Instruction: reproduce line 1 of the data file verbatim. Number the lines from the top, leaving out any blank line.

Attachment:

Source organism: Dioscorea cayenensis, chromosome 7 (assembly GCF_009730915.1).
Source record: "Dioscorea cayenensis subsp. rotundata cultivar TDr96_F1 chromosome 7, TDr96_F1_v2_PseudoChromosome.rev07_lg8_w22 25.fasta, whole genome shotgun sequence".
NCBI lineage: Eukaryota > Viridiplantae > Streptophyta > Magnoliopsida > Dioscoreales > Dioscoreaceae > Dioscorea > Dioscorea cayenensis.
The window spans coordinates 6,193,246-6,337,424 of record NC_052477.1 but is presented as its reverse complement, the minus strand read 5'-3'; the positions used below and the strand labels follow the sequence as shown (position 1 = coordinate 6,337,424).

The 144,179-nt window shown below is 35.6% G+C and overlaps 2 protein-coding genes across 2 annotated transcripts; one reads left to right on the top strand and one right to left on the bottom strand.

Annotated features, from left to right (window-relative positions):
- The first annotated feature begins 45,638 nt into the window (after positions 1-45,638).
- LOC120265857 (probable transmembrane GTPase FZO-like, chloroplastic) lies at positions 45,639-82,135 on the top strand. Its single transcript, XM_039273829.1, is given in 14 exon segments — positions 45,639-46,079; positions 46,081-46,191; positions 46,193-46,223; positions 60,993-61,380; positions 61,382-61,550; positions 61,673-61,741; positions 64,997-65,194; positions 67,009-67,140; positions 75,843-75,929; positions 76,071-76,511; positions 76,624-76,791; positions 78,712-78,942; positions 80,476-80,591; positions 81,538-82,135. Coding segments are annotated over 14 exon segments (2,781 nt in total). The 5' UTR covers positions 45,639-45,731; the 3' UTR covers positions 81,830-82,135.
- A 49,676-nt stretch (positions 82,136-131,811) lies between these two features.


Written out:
Source organism: Dioscorea cayenensis, chromosome 7 (assembly GCF_009730915.1).